Conflict Resolution

Conflict Resolution

Marriage Therapy and Understanding Conflict Resolution

Conflict is going to happen if you know someone long enough. In fact, the more time you spend with another person, the more likely conflict will take place. Conflict in and of itself is not negative. Conflict provides the opportunity to understand each other on a deeper level and develop greater connection and intimacy. Problems arise when the conflict is viewed as opposition, competition and a power struggle. This sets the stage for a “me vs you” situation which results in a “winner” and “loser”. And of course, nobody likes the feeling of losing. Before long the relationship becomes a continual cycle of conflict because the two people in the relationship are more invested in winning arguments than growing the marriage.

Counseling Couples in Conflict Using Communication and Conflict Resolution Skills

Healthy conflict resolution is not that difficult to practice. With the right skills and strategies, many conflicts don’t really feel like conflicts. Rather they feel more like peaceful negotiations. Conflict resolution requires 4 steps:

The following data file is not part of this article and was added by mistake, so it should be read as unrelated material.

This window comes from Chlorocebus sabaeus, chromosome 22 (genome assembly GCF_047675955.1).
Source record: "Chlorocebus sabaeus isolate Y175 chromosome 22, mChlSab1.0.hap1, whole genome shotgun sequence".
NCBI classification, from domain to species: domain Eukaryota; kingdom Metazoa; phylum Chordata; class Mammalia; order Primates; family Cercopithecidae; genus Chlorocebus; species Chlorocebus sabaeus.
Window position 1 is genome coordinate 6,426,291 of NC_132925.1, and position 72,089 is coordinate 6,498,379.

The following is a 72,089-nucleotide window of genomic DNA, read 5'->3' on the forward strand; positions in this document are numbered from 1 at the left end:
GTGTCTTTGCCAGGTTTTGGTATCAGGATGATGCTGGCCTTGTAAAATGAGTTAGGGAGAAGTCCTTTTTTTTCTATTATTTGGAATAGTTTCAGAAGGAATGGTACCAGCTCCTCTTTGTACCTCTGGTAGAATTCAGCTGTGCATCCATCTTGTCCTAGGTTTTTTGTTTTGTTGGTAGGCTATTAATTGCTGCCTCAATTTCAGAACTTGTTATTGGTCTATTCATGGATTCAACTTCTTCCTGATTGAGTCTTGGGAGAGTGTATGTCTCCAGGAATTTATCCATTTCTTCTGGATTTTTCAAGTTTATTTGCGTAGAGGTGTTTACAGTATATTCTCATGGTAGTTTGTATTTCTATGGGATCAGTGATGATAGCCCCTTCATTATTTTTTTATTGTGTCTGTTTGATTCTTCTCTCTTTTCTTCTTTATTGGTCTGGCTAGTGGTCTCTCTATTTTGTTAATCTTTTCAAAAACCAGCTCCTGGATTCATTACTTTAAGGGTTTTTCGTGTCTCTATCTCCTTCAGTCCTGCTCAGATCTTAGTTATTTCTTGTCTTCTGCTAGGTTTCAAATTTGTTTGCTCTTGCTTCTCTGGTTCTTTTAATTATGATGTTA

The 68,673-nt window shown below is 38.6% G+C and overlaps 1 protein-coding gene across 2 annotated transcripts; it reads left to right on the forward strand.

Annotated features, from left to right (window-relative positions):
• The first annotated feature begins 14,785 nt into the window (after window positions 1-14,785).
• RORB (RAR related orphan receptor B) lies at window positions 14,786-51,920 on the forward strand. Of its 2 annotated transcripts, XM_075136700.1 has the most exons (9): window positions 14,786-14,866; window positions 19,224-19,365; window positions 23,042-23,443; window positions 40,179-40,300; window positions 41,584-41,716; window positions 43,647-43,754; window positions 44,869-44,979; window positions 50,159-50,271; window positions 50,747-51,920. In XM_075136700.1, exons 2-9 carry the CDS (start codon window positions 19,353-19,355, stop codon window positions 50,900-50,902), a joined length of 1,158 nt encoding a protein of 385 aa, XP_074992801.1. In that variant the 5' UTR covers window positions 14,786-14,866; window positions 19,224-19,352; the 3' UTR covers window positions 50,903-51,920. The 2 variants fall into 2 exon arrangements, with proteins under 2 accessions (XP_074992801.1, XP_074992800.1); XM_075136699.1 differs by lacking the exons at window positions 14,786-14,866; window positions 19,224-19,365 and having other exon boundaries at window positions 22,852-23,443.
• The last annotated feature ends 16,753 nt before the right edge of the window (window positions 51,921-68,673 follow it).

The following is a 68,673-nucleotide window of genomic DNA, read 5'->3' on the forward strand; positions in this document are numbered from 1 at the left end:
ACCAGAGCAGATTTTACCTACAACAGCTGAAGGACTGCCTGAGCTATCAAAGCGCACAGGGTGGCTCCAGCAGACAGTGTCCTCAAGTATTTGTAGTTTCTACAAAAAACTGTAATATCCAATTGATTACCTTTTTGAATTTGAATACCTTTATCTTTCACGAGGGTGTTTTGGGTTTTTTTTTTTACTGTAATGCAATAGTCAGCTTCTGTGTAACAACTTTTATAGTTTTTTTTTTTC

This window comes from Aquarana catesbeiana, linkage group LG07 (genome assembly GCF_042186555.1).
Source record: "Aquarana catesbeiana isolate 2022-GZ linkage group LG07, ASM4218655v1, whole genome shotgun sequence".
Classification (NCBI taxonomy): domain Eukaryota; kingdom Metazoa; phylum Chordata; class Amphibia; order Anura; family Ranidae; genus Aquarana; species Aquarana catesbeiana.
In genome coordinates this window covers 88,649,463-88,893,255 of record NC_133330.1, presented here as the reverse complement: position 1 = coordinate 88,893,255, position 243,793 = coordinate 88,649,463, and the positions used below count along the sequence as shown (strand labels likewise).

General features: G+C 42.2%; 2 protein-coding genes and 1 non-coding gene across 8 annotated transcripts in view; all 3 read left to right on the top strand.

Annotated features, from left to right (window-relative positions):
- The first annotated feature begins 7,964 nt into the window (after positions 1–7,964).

Defining the conflict. Defining the conflict is essentially both people agreeing on what the problem is. Often couples in conflict are fighting about 2 different things.

Understanding the conflict. Understanding the conflict is gaining clarity on the root or source of the conflict. If this isn’t discovered, the conflict can’t be thoroughly resolved.

Embracing the conflict. Embracing the conflict means to stay with the process of working through it and not shutting down or “running away” from the problem.

Negotiating the conflict. Lastly, negotiating the conflict is working together on a solution that will benefit both people. Marriage therapy provides a structured, controlled and non-chaotic environment to practice conflict resolution.

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